The ki beginning Ecclesiastes 11:8 is translated by Knobel, Hitz., Ewald, and others by "ja" (yes); by Heiligstedt, as if a negative preceded by immo; but as the vav of Ecclesiastes 11:7 is copulative "and," so here the ki is causal "for." If it had been said: man must enjoy himself as long as he lives, for the light is sweet, etc., then the joy would have its reason in the opportunity given for it. Instead of this, the occasion given for joy has its reason in this, that a man ought to rejoice, viz., according to God's arrangement and ordinance: the light is sweet, and it is pleasant for the eyes to see the sun; for it ought thus to be, that a man, however long he may live, should continue to enjoy his fair life, especially in view of the night which awaits him. Ki im are not here, as at Ecclesiastes 3:12; Ecclesiastes 8:15, where a negative precedes, to be taken together; but ki assigns the reason, and im begins a hypothetical protasis, as at Exodus 8:17, and frequently. Im, with the conclusion following, presents something impossible, as e.g., Psalm 50:12, si esurirem, or also the extreme of that which is possible as actual, e.g., Isaiah 7:18, si peccata vestra sint instar coccini. In the latter case, the clause with the concessive particle may be changed into a sentence with a concessive conjunctive, as at Isaiah 10:22 : "for though thy people, O Israel, be as numerous as the sand of the sea;" and here: "though a man may live ever so many years." The second ki after ויז is the explicat. quod, as at Ecclesiastes 2:24; Ecclesiastes 4:4; Ecclesiastes 8:17, etc.: he must remember the days of darkness, that there shall be many of them, and, at all events, not fewer than the many years available for the happy enjoyment of life. In this connection kol-shebba' denotes all that will come after this life. If Hitz. remarks that the sentence: "All that is future is vanity," is a false thought, this may now also be said of his own sentence extracted from the words: "All that is, is transitory." For all that is done, in time may pass away; but it is not actually transitory (הבל). But the sentence also respects not all that is future, but all that comes after this life, which must appear as vain (hěvel) to him for whom, as for Koheleth, the future is not less veiled in the dark night of Hades, as it was for Horace, i. 4. 16 s.:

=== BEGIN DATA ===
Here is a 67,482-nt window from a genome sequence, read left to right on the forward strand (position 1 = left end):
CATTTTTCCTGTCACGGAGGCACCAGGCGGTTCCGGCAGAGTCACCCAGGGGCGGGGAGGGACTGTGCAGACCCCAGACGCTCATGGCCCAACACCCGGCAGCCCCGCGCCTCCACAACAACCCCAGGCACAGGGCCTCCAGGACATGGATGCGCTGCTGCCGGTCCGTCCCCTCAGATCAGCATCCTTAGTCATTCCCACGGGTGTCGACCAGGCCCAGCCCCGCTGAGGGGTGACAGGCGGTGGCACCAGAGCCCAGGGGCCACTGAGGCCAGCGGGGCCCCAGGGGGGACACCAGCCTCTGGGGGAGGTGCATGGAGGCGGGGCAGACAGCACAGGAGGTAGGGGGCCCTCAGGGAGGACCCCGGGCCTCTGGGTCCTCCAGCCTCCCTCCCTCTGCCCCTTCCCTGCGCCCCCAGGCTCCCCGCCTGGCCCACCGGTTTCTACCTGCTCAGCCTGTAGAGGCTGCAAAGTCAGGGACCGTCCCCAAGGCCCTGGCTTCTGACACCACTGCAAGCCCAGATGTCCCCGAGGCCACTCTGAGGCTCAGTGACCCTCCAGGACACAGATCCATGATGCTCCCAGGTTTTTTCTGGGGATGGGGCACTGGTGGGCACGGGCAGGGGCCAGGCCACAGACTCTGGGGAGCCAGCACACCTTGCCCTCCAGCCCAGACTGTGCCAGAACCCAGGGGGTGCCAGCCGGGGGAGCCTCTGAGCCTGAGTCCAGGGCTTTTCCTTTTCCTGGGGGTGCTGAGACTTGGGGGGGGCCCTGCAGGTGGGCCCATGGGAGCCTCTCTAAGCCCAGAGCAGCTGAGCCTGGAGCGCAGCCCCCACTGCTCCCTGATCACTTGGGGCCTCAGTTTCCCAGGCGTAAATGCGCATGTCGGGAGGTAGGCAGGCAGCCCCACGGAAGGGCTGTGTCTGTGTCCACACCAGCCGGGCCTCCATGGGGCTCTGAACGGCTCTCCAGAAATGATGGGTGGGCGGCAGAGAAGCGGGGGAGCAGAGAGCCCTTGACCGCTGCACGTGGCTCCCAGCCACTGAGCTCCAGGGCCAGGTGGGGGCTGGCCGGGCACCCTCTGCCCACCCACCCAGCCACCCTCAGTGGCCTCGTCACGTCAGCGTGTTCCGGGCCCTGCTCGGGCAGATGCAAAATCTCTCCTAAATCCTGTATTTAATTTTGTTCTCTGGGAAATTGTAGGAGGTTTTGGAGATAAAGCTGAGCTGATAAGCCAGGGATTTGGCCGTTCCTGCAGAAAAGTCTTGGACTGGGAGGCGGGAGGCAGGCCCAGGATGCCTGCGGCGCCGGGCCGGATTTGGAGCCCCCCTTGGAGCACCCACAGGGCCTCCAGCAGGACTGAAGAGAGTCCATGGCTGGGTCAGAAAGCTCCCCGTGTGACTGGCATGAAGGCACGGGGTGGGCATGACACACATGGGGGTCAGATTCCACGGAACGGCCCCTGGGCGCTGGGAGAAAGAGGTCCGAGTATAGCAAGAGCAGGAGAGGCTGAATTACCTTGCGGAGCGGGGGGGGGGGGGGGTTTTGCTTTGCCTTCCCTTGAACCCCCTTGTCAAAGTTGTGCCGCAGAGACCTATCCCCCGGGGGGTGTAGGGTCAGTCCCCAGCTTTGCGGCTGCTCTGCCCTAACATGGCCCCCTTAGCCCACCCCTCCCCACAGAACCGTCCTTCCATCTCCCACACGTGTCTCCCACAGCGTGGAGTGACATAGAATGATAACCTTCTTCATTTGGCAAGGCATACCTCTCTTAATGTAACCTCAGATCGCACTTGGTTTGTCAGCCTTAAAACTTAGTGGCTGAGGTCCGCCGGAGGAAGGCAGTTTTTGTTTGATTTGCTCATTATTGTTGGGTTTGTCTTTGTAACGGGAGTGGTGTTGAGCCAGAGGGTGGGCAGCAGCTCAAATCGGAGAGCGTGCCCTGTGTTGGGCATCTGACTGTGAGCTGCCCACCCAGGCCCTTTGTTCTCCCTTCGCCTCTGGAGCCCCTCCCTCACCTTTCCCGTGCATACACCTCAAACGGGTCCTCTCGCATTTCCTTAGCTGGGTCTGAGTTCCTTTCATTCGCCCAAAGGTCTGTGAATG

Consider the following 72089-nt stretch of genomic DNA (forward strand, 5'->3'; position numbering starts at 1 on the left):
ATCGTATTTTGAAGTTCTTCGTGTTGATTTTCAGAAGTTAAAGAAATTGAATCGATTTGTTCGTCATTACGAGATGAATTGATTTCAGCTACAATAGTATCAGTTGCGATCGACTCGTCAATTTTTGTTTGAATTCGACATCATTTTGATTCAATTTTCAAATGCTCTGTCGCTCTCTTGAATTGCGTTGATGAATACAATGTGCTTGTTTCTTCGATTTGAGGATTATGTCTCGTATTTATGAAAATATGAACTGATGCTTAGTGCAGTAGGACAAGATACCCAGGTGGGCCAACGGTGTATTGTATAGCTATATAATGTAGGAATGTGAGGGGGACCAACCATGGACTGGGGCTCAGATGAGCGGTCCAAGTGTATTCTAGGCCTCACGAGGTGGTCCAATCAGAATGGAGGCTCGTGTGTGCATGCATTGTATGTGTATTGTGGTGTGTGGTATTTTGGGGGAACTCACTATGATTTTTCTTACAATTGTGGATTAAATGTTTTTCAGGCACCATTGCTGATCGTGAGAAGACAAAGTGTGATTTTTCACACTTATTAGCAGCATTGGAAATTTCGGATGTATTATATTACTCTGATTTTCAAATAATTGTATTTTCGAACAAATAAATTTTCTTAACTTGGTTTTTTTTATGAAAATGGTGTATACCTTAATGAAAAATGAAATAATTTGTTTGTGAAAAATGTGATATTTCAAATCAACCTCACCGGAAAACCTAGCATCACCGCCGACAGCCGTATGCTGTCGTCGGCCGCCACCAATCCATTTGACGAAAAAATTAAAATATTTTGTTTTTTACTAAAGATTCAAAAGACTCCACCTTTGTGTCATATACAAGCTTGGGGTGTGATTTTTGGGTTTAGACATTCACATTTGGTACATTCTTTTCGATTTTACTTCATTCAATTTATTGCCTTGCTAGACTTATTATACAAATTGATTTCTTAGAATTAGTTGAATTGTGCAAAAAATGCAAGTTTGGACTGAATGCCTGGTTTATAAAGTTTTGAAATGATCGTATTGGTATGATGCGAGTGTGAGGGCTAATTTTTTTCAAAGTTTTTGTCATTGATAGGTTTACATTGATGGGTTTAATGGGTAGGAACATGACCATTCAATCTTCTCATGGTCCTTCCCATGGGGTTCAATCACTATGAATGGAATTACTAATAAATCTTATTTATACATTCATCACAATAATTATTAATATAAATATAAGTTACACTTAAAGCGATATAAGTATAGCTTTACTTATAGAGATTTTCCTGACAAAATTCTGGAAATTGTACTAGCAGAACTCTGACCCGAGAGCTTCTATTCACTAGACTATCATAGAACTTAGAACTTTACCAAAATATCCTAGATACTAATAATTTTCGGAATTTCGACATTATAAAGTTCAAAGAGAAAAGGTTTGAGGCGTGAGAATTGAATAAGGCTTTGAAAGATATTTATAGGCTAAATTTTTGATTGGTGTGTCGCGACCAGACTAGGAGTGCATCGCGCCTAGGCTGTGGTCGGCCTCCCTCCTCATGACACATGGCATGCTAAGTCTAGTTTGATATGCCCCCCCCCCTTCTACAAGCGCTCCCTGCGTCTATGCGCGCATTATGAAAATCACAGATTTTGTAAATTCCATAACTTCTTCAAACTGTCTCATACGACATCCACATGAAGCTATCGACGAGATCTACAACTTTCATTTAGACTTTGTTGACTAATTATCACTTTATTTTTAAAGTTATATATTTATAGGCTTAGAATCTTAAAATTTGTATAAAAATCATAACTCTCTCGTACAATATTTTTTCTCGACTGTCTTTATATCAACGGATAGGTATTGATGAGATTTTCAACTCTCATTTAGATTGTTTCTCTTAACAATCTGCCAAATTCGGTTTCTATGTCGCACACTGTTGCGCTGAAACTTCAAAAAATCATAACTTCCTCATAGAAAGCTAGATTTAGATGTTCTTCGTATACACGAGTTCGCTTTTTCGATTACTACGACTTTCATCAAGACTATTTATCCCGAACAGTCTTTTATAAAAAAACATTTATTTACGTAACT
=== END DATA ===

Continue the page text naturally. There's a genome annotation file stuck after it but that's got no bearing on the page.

"Jam te premet nox fabulaeque

Manes Et domus exilis Plutonia."

Also, for Koheleth as for Horace, iv. 7. 16, man at last becomes pulvis et umbra, and that which thus awaits him is hevel. Tyler is right, that "the shadowy and unsubstantial condition of the dead and the darkness of Sheol" is thus referred to. הבּא signifies not that which is nascens, but futurum, e.g., Sanhedrin 27a, "from the present ולהבא and for the future" (for which, elsewhere, the expression לעתיד לבא is used). The Venet. construes falsely: All (the days) in which vanity will overtake (him); and Luther, referring בא as the 3rd pers. to the past, follows the misleading of Jerome. Rightly the lxx and Theod.: πᾶν τὸ ἐρξηόμενον.